I’ve previously discussed how I use the Non-Zero Day method to stay disciplined and on track to reach my goals. One of my goals is to continue to build strength and stay in shape via strength training and cardio. In the original post, I discuss how one should never have any days where you don’t do anything towards your goals. With fitness and strength training that becomes a little difficult as one needs sufficient rest days to allow the body to recover, the amount of rest days depending on the specific training program. Bodybuilders may train 5-6 days per week and powerlifters may lift only 3 or 4 days per week, taking every other day off to rest. With the Non-Zero Day method, I don’t mean you should get your calendar and hit the gym 7 days per week or 30 days per month. That’ll quickly lead to burnout! Instead, if your goal is to do a program like Starting Strength that has you train three days per week (ex: Monday, Wednesday, Friday) then use the Non-Zero Day method to make sure you train every Monday, Wednesday, and Friday! You can use a calendar or spreadsheet to track your workouts, just make sure you have no zero days on the days you’re scheduled to hit the gym!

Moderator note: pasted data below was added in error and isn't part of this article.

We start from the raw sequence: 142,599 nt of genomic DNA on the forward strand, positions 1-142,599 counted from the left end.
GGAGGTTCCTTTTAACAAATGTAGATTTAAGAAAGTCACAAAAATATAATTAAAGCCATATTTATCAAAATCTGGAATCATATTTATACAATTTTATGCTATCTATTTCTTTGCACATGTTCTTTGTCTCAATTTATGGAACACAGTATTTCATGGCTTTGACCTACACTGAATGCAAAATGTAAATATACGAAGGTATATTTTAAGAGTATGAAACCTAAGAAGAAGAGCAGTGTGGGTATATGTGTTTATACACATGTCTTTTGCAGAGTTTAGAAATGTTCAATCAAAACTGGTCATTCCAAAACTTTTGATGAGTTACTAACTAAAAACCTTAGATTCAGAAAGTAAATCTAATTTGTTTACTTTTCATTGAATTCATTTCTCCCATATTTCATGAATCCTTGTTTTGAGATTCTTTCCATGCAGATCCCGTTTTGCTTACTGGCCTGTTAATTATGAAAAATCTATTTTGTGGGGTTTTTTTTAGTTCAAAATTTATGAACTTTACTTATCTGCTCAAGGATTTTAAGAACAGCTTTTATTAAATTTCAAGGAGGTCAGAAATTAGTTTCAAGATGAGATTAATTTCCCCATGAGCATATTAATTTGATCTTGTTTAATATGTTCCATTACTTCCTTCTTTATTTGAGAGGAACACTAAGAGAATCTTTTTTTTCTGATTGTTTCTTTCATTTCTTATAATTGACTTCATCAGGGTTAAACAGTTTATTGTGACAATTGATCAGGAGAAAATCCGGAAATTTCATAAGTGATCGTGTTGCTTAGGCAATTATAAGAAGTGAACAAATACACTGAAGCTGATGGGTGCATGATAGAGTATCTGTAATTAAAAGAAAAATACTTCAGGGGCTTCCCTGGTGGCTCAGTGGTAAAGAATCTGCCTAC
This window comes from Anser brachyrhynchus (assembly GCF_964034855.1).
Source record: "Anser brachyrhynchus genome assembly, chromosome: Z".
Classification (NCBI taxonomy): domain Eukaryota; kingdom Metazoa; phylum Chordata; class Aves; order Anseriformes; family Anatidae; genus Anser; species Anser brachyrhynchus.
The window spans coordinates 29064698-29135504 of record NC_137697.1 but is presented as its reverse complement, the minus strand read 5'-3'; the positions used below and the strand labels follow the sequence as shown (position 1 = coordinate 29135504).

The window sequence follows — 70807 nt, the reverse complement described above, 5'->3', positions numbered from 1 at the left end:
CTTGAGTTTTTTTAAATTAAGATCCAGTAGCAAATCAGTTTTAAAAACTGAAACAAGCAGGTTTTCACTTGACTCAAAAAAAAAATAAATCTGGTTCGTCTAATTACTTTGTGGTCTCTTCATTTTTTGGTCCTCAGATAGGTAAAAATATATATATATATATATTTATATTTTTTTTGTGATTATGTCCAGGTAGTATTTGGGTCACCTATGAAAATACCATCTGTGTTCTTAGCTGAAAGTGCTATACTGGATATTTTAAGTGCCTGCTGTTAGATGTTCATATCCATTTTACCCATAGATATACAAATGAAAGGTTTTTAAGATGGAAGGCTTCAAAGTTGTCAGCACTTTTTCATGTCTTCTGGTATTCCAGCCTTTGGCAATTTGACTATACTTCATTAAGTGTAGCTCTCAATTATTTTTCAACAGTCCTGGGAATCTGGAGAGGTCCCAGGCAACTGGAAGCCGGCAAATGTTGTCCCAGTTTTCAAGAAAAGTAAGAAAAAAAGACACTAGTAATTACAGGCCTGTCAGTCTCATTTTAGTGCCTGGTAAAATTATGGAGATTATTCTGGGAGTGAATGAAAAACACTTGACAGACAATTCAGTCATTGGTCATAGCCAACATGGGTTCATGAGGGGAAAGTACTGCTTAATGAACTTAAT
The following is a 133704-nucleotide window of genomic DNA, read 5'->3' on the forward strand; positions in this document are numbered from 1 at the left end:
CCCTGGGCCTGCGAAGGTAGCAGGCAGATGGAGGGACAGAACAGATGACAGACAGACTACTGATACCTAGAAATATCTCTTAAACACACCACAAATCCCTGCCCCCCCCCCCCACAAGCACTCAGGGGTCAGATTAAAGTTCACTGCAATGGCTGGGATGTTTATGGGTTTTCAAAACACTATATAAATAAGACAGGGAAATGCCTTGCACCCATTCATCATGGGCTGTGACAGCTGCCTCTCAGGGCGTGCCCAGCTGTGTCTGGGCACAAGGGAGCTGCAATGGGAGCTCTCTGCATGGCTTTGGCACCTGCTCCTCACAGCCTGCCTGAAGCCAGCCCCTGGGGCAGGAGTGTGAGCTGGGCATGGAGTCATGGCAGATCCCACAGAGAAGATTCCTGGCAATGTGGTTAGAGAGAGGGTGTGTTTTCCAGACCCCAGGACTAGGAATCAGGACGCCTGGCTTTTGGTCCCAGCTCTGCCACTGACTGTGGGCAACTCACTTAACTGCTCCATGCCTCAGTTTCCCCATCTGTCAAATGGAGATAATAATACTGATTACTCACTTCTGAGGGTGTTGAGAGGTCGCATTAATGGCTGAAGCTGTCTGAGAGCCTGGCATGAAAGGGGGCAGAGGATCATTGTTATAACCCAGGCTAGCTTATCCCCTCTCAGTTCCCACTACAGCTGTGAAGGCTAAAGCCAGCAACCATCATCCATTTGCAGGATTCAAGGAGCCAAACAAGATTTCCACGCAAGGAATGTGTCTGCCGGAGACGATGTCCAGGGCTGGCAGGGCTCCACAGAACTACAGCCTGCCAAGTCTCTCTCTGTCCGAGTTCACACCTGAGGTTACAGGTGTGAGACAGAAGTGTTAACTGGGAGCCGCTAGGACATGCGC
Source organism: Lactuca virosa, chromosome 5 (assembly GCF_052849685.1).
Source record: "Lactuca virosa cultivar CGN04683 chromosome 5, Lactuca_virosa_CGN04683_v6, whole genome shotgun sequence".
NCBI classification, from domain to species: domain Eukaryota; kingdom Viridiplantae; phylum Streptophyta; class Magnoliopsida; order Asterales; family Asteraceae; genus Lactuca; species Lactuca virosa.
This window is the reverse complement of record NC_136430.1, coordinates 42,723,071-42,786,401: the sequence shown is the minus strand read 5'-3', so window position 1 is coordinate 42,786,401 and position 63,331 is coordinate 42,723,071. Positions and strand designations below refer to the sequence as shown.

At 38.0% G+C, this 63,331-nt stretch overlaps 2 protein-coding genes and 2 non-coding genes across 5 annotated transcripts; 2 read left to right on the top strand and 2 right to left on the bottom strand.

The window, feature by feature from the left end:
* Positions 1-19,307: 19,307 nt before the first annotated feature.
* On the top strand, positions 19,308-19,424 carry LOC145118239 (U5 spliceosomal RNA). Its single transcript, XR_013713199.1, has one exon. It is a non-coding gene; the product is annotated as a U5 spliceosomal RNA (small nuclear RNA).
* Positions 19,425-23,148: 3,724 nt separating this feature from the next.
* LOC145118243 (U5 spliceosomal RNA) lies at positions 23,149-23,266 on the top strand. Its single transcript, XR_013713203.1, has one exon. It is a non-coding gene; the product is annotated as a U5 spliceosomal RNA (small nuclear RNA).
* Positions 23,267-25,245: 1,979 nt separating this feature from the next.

My Training Regiment
While I swear by Starting Strength’s program, today my goals and daily schedule are slightly different. I’m now doing a PPL routine (Push, Pull, Legs) which hits one of the major lifts every session (splitting deadlifts and squats on different days) and I shoot for six days a week at the gym with one day of rest. I have no plans to compete, so I’m not as worried about my numbers in my lifts and am more focused on lifting as consistently as I can but also releasing stress and gaining endorphins. I prefer a six-day schedule as opposed to three, but your mileage may vary. I still do the big three lifts twice a week.
Come With Me If You Want To Lift!
Now that you know all about Starting Strength don’t take my word for it! Go purchase the book and get started on the path towards success and remember Coach Rippetoe’s wise words as you continue along your journey:
“Stronger people are harder to kill than weak people and are more useful in general”
Now go pump some iron!